The Struggle of a Lifetime

How the war in Ukraine is impacting hungry children all over the world

Back to all stories | Posted on 22 June 22 in Blog

Russia and Ukraine are among the top five exporters of wheat – together they supply a quarter of all the wheat produced globally – and both are key exporters of cooking oils to the rest of the world. This source of basic goods is heavily relied upon by people in the Middle East and North Africa, some of them in countries where Mary’s Meals is already providing daily school meals to children who may otherwise not eat.

In Lebanon, large numbers of people have faced conflict in their own country. It’s the nation with the highest per capita refugee population in the world - 25% of inhabitants - according to the World Food Programme.

They are facing a prolonged and exhausting struggle in the face of a dire economic crisis that has seen food prices soar and availability shrink, even before the onset of war in Ukraine. Hunger is a very tangible concern for the majority of Lebanese families and for the 1.3 million Syrian refugees living there, who are estimated to be moderately food insecure.

As a nation that imports the vast majority of the food it consumes, Lebanon is especially vulnerable to external factors affecting the prices and availability of goods. The war in Ukraine has meant that exports of key products has slowed to a halt, and countries like Lebanon have few available alternatives to ensure their people don’t go hungry. Mary’s Meals’ programme in Lebanon is delivered in partnership with relief organisation Dorcas, which has expert staff on the ground, responding to the constantly-evolving situation. Dorcas Project Officer Jean Geagea tells us about the challenge now facing them, as they redouble their efforts to maintain in-school feeding for 1400 vulnerable children around the capital Beirut.

Open quote mark Families in Lebanon are facing the struggle of a lifetime Close quote mark
Jean Geagea, Dorcas Project Officer

“Families in Lebanon are facing the struggle of a lifetime,” says Jean Geagea. “Salaries are in freefall and the Lebanese pound has lost 90% of its value. For comparison, that means that our country’s minimum wage is now equivalent to around $28 USD per month.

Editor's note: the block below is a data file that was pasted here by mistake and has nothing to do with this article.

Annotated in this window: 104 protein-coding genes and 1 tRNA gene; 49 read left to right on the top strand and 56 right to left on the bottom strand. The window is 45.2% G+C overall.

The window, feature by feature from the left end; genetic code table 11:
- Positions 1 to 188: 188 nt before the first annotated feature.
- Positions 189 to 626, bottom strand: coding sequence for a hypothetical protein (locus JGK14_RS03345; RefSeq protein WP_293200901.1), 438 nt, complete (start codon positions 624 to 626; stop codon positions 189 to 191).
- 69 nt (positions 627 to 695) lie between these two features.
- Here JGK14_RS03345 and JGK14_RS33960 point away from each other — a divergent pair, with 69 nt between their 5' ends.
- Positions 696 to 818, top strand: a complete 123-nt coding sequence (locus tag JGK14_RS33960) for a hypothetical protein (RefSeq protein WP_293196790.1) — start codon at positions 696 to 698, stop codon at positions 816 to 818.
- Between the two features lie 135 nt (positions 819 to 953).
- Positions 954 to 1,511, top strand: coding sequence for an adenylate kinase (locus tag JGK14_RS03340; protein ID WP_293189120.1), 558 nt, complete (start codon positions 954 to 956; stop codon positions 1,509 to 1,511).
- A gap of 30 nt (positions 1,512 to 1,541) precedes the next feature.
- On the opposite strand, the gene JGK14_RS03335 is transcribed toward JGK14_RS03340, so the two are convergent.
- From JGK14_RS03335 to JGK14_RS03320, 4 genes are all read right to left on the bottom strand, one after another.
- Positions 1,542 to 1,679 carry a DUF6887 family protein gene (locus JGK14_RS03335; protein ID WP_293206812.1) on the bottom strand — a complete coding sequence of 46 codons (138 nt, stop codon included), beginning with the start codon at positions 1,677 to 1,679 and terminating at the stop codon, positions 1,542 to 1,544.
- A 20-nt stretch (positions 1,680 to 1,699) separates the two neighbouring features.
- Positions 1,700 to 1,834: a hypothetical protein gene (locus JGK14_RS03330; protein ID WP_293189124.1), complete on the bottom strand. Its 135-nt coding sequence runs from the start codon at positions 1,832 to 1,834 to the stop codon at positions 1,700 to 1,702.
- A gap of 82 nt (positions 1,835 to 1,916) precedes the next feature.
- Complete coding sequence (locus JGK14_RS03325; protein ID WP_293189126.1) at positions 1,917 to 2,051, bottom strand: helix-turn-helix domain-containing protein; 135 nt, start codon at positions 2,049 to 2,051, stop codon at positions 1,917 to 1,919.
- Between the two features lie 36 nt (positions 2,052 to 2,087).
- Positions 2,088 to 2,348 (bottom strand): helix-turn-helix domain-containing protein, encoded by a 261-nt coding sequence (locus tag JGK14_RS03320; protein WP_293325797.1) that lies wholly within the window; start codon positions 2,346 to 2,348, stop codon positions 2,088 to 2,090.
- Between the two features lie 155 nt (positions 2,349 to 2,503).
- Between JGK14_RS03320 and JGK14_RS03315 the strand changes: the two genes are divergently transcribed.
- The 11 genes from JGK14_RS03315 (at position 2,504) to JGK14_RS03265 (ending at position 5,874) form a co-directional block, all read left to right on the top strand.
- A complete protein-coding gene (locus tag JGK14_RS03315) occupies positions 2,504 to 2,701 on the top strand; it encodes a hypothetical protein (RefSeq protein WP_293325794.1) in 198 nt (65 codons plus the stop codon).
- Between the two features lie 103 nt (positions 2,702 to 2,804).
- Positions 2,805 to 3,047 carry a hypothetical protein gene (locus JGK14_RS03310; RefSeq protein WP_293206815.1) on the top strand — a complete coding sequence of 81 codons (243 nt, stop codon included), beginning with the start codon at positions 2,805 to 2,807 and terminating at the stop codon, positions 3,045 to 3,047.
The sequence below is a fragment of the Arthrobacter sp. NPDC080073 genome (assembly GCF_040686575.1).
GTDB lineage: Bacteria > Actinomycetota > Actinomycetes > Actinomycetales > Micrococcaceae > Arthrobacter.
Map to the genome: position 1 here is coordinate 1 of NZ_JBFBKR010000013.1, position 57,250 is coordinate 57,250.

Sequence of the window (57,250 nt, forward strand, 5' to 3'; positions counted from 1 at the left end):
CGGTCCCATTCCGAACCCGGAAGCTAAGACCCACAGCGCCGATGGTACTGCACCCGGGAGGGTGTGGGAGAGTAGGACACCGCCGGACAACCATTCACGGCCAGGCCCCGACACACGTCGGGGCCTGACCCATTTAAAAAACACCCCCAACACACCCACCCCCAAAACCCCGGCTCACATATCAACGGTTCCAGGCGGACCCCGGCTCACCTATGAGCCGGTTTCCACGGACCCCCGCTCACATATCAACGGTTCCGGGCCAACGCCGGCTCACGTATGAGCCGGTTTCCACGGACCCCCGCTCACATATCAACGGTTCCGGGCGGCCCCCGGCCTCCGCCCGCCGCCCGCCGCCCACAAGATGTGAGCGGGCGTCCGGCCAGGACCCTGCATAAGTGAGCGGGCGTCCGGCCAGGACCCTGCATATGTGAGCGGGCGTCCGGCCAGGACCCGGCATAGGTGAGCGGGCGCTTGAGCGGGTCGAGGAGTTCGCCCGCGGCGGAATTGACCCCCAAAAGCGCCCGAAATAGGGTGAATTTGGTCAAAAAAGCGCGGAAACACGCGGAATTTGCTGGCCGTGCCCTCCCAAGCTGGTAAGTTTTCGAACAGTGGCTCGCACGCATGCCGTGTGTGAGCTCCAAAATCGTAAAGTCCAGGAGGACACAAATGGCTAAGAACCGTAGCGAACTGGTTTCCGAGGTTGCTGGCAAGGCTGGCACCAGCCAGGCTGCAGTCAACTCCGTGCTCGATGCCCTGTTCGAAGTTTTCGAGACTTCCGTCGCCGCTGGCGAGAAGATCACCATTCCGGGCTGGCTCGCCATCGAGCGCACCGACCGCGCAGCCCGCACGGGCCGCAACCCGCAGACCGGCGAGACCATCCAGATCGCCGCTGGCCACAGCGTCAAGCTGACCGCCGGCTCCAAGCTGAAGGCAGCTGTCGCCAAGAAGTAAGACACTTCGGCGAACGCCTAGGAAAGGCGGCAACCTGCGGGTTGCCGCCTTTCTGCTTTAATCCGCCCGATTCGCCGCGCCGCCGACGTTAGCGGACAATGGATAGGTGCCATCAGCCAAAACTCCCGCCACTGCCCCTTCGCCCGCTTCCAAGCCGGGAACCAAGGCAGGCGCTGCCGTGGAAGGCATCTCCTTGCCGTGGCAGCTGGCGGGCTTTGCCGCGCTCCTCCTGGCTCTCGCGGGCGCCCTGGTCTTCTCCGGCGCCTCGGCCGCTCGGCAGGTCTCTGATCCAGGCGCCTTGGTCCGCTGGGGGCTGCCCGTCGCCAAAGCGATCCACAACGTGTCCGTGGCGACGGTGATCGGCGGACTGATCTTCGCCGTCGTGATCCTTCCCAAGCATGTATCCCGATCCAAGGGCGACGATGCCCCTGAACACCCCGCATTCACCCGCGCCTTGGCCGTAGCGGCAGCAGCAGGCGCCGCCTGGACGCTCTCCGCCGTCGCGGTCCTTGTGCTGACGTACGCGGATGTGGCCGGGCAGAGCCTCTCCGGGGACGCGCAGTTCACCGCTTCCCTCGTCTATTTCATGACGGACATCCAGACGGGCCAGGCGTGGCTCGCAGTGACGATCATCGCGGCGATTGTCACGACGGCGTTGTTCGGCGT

“With our country facing hyper-inflation, people are being pushed deeper into poverty, with the poorest families being hardest hit. Now, with the war in Ukraine, we are seeing prices rising even more, making it very difficult for people to pay for the basics.”

Government subsidies on food, fuel and medication have been significantly cut in Lebanon. There is only one or two hours’ supply of electricity per day and the cost of a generator is so high, families are regularly left in darkness. Without consistent electricity, refrigeration is hit and miss. This means people are faced with an impossible choice between eating food that may not be fresh or letting it go to waste while they go hungry.

Mary’s Meals lunches in Lebanon consist of sandwiches or wraps and a piece of fruit or vegetables. Cold storage is vital to ensure the food we are serving to these vulnerable children is safe. Our partner Dorcas is working hard to find solutions to the challenges posed by poor refrigeration.

Jean Geagea from Dorcas says: “Limited time for refrigerators in a day adds difficulty to preparing safe and healthy meals for children.

“The team is now receiving the food on a daily basis in all kitchens, to make sure we are serving fresh food for the children and to avoid any food contamination because of electricity and generator shortages. This is also helpful in avoiding any food waste because of unexpected school closures due to lack of amenities.”

Lebanon’s historically fragile economy has been dealt a series of sucker punches, previously by Covid-19 lockdowns and now by the effects of the war in Ukraine.

Economies aren’t just about money - they’re about people. When currency loses value and we see hyperinflation like that in Lebanon, it is always the people who suffer.

Developing countries are the unwitting casualties of the war in Ukraine. Many of these nations were already suffering from soaring living costs and growing hunger levels due to extreme climatic events or conflicts in their own countries. Head of the UN World Food Programme David Beasley has said that, if the blocking of exports from Ukraine persists, we will see “famines and destabilisation of nations as well as mass migration by necessity”. He added: “This is not just about Ukraine. This is about the poorest of the poor around the world who are on the brink of starvation as we speak.”

The people of Ukraine are facing unimaginable volatility and devastation in the homeland they love. How long this war will continue is unknown. How far the impact will reach is already becoming clear for some of the most vulnerable people in the poorest communities, who have come to rely on imports from Russia and Ukraine to feed their people.

Mary’s Meals must honour our commitment and do all we can to maintain the school feeding programme that has become a lifeline for millions of the most at risk children in 20 countries across the world. Please give what you can to help us show these children that their plight is not being forgotten.